From the U.S. Government Acccountability Office–The largest account in the Department of Justice’s Bureau of Prisons (BOP) budget justification–its Salaries and Expenses (S&E) account– is composed mainly of costs associated with Inmate Care and Programs and Institution Security and Administration, both of which have grown steadily since 2008. This growth is due predominantly to increases in prison populations, which are the primary cost driver of BOP’s budget. The other two program, project and activity (PPA) elements in the S&E account are associated with the care and custody of federal offenders in contract facilities and maintenance and administration. BOP’s Buildings and Facilities (B&F) account, which makes up on average less than 3 percent of its budget, pays for costs associated with site planning; acquisition; and construction of new facilities and costs of remodeling and renovating existing facilities, and related costs. In fiscal year 2014, the budget justification reflected a total of $6.9 billion; of which over 95 percent ($6.8 billion) was for BOP’s S&E account.
From the U.S. Government Acccountability Office–In July 2012, GAO reported that the Director of National Intelligence, as Security Executive Agent, had not provided executive branch agencies clearly defined policy and procedures to consistently determine if a position requires a personnel security clearance. Absent this guidance, agencies are using an Office of Personnel Management (OPM) position designation tool to determine the sensitivity and risk levels of civilian positions which, in turn, inform the type of investigation needed. OPM audits, however, found inconsistency in these position designations, and some agencies described problems implementing OPM’s tool.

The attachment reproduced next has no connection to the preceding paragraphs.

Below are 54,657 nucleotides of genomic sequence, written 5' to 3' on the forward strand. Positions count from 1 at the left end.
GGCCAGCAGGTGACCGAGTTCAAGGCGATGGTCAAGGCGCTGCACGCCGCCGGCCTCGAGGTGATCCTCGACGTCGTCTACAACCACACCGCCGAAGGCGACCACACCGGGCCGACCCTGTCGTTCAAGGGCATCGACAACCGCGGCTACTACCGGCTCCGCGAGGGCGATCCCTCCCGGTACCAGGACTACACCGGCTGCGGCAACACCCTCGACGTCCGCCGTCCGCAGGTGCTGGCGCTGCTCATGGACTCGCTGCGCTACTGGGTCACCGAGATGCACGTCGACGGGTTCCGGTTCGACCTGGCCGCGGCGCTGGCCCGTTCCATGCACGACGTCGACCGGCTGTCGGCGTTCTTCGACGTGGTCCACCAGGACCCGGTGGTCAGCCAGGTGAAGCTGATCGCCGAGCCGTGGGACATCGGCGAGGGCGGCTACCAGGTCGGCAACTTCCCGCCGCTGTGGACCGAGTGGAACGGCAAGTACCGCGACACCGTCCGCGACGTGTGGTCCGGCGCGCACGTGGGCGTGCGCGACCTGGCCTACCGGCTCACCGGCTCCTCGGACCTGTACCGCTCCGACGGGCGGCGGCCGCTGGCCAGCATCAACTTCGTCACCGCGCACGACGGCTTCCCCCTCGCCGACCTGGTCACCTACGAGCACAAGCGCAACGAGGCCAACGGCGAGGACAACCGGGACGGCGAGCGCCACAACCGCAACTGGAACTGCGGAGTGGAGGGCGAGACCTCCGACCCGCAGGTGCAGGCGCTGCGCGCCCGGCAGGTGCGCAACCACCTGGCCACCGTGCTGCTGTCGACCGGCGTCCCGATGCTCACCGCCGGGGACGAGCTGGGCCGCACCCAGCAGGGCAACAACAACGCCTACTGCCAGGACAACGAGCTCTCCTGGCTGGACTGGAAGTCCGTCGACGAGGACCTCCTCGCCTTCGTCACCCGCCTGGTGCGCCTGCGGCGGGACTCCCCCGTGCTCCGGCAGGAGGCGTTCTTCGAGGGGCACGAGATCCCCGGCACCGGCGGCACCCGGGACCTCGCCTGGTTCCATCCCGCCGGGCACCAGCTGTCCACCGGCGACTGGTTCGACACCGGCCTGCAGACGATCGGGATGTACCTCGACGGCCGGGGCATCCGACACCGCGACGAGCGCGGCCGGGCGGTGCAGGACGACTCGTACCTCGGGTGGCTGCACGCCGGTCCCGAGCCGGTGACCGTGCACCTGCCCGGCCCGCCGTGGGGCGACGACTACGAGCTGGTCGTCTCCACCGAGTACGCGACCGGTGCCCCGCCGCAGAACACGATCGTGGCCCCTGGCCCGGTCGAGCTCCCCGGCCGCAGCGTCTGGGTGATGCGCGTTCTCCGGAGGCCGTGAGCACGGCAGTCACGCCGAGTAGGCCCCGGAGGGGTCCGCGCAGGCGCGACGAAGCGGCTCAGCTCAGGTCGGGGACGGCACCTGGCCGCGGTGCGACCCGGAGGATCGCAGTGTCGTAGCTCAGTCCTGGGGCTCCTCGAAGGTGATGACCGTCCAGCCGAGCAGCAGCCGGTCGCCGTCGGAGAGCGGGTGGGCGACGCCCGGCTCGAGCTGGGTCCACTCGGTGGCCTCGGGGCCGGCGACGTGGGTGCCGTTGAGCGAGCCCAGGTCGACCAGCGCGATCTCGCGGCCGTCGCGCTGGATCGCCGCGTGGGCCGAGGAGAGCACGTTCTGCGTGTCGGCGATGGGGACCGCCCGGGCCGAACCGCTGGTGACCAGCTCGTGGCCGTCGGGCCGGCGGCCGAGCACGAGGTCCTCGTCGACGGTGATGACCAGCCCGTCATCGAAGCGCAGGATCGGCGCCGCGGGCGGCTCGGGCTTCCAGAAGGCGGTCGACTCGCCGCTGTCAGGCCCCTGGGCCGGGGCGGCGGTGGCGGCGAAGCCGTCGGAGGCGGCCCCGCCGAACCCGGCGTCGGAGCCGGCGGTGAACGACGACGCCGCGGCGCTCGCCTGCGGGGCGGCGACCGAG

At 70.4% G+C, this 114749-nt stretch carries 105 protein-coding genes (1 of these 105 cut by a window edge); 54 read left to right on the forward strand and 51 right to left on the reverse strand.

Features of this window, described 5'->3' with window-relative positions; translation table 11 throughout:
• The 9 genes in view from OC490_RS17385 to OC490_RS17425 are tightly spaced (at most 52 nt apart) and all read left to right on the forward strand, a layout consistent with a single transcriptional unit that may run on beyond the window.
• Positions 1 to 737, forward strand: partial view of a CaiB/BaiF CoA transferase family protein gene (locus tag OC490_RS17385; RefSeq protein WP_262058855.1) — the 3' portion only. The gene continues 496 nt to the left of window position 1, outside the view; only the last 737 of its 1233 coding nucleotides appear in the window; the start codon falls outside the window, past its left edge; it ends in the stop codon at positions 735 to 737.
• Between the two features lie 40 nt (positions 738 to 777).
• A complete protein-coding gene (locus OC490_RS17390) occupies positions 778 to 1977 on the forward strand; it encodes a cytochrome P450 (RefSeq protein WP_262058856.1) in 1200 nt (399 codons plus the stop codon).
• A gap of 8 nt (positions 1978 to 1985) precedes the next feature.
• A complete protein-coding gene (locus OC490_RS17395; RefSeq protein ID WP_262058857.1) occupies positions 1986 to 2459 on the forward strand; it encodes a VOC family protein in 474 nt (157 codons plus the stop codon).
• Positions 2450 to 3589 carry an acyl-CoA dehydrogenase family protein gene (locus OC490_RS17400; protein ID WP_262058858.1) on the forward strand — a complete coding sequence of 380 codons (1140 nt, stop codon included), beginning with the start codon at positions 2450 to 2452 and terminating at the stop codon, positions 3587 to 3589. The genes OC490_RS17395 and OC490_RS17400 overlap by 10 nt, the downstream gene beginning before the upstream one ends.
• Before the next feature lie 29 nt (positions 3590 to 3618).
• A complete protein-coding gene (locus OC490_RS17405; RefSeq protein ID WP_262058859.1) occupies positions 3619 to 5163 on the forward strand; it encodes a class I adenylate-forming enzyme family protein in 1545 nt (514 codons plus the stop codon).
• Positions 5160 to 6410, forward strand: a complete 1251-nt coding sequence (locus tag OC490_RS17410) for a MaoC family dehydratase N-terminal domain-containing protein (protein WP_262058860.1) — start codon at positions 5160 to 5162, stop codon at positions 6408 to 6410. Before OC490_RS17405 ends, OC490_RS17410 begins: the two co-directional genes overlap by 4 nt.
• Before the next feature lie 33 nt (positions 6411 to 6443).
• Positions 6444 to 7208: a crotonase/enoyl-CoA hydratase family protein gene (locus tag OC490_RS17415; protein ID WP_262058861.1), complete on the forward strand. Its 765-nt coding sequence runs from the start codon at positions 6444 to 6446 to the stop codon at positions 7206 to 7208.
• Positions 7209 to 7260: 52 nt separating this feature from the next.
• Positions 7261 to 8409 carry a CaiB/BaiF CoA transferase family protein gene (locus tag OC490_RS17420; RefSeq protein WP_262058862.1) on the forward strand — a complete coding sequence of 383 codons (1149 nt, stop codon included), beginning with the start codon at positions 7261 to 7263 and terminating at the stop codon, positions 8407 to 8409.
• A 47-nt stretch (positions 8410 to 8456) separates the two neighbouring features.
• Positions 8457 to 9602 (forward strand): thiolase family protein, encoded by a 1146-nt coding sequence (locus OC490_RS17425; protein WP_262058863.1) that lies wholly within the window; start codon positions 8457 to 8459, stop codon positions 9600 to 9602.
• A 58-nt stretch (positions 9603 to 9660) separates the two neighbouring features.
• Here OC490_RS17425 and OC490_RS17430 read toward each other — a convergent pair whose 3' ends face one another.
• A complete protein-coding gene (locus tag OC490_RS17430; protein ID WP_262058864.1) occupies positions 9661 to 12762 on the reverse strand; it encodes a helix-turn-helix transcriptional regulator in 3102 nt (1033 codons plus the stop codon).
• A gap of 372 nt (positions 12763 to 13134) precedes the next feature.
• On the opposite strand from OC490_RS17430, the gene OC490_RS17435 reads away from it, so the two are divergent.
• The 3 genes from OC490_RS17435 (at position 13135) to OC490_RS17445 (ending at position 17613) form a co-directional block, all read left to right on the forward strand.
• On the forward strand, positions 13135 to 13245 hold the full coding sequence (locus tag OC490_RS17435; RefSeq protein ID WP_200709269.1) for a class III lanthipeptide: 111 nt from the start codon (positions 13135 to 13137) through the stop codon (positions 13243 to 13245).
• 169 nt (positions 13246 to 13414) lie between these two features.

From the U.S. Government Acccountability Office–GAO’s prior work has identified several key factors important to secure the maritime borders. The Department of Homeland Security (DHS) and its components have made progress (e.g., coordinating with partners), and in some cases also experienced challenges with their related maritime security programs.
From the U.S. Government Acccountability Office–The Department of Homeland Security (DHS) and its components–such as the U.S. Coast Guard and Customs and Border Protection (CBP)–have started or completed initiatives to address small vessel security risks, but DHS is not tracking the progress being made to address action items in the Small Vessel Security Strategy (SVSS) Implementation Plan. “Small vessels” are characterized as any watercraft–regardless of method of propulsion–less than 300 gross tons, and used for recreational or commercial purposes.
Notices of Declaratory Statement
Florida Department of Management Services